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BMW Could Make a McLaren-Trolling Hybrid Supercar With Twice the Power of the i8

BMW's plans for a limited-run, carbon-fiber-bodied, hybrid supercar would be its most powerful and exclusive car yet.

BMW board member Klaus Fröhlich hinted to Autocar that a new BMW supercar could be on the way soon, possibly as an indirect replacement for the i8. After all, everyone seems to be making pricey, limited-run supercars lately, so why wouldn’t BMW want a piece of that pie?

Fröhlich, the board member directly responsible for product development, told Autocar that BMW could base a new carbon-fiber-bodied hybrid supercar off its existing work on the i8:

If you are an engineer, once in your life, you want to make a super-sports car. I think partial electrification will enable that. 

If we have these very compact and very powerful electric driving units, if we have a carbon fiber chassis – for example, the i8’s – and if we still have high-performance engines, then, if you do it cleverly, you can combine them into a real performance package.

If you look at the supercars – the McLarens, the Ferraris – beyond 2020, they will be all partially electric. And if you look at power plug-in hybrids we are planning for today, an electric motor in our PHEVs has a little bit more than 99 bhp and 184 lb-ft. of torque.

The i8—which is BMW’s current hybrid sports car—is getting up in years, and Autocar claims there isn’t a replacement planned for it (although BMW hasn’t gone on the record to confirm that yet). The i8 is a quirky, futuristic looking car, but has been overshadowed by much more powerful high-end hypercars that use hybrid powertrains for mind-blowing speed.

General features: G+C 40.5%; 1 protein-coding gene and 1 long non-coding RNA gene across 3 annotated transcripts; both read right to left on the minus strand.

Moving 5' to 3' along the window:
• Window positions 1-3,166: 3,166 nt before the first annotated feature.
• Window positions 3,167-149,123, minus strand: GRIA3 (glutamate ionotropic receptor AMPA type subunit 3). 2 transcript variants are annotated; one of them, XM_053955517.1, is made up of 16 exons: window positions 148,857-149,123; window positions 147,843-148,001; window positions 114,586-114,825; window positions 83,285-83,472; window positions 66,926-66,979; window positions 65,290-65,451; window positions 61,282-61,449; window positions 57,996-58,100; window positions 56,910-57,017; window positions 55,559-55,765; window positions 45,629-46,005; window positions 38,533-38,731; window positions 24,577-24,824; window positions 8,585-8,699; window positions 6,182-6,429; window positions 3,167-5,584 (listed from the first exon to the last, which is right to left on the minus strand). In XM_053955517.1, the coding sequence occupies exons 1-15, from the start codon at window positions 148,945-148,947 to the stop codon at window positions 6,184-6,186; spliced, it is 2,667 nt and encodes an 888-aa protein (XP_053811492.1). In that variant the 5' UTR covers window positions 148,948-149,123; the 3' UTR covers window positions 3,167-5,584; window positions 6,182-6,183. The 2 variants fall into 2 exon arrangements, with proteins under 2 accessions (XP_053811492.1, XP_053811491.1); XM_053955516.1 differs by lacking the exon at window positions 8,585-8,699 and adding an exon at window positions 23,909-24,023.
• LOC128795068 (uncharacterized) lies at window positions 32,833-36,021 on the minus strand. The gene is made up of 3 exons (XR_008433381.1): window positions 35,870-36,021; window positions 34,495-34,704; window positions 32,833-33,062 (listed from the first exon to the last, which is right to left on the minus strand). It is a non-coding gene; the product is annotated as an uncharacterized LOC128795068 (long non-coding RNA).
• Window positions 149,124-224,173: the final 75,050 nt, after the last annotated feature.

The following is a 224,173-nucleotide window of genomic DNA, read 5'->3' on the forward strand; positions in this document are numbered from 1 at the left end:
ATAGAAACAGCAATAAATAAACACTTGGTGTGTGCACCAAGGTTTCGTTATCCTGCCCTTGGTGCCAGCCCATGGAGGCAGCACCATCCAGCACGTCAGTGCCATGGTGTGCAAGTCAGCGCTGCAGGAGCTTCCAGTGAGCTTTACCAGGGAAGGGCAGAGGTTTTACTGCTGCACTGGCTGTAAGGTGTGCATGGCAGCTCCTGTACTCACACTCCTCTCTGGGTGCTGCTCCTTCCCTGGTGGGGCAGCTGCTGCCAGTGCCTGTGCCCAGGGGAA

But BMW could easily use the technology that went into the i8—especially when it comes to manufacturing a carbon fiber chassis—in this new supercar. 

Like the i8, it would have a petrol engine assisted by electric motors, only this new model would use a much larger combustion engine, potentially with six-cylinders instead of the i8’s three. Likewise, BMW’s PHEV electric motors are much more powerful now, with Fröhlich telling Autocar that these motors alone will produce over 197 bhp and 378 pound-feet of torque within a few years.

“So if you see this e-motor in a car which can give you in milliseconds the push formerly found in a V8 engine, then you can have a very sporty feel from this power PHEV—and it fits perfectly to the M brand,” Fröhlich told Autocar

All in all, this new model could see up to 700 brake horsepower, which is nearly twice that of the i8’s 369 bhp and even more than the new M8’s 620 bhp. 

This new BMW, which could arrive as soon as 2023 and would sit at the top of the performance M division’s lineup, would be limited in run to maintain some exclusivity and protect its residual value, unlike the i8. It would also fetch a higher price point than the i8, making it a direct competitor to cars like the Acura NSX or the McLaren 570S. 

Fröhlich confirmed to Autocar that the M-division is getting electrified soon, although its focus will be on hybrids for the near future. 

“M will also be electric in the future, but we will work very heavily on partial electrification on M cars,” Frölich told Autocar. “This is because they do not only need acceleration on the straight. They have to drive around corners and race tracks, so weight is an issue and electric vehicles still have a weight penalty for range.”

BMW’s two platforms that will be in use from 2021 on have the ability to use either full-electric, plug-in hybrid, or combustion-powered drivetrains, which will enable the marque to simply use what makes the most sense in its future models.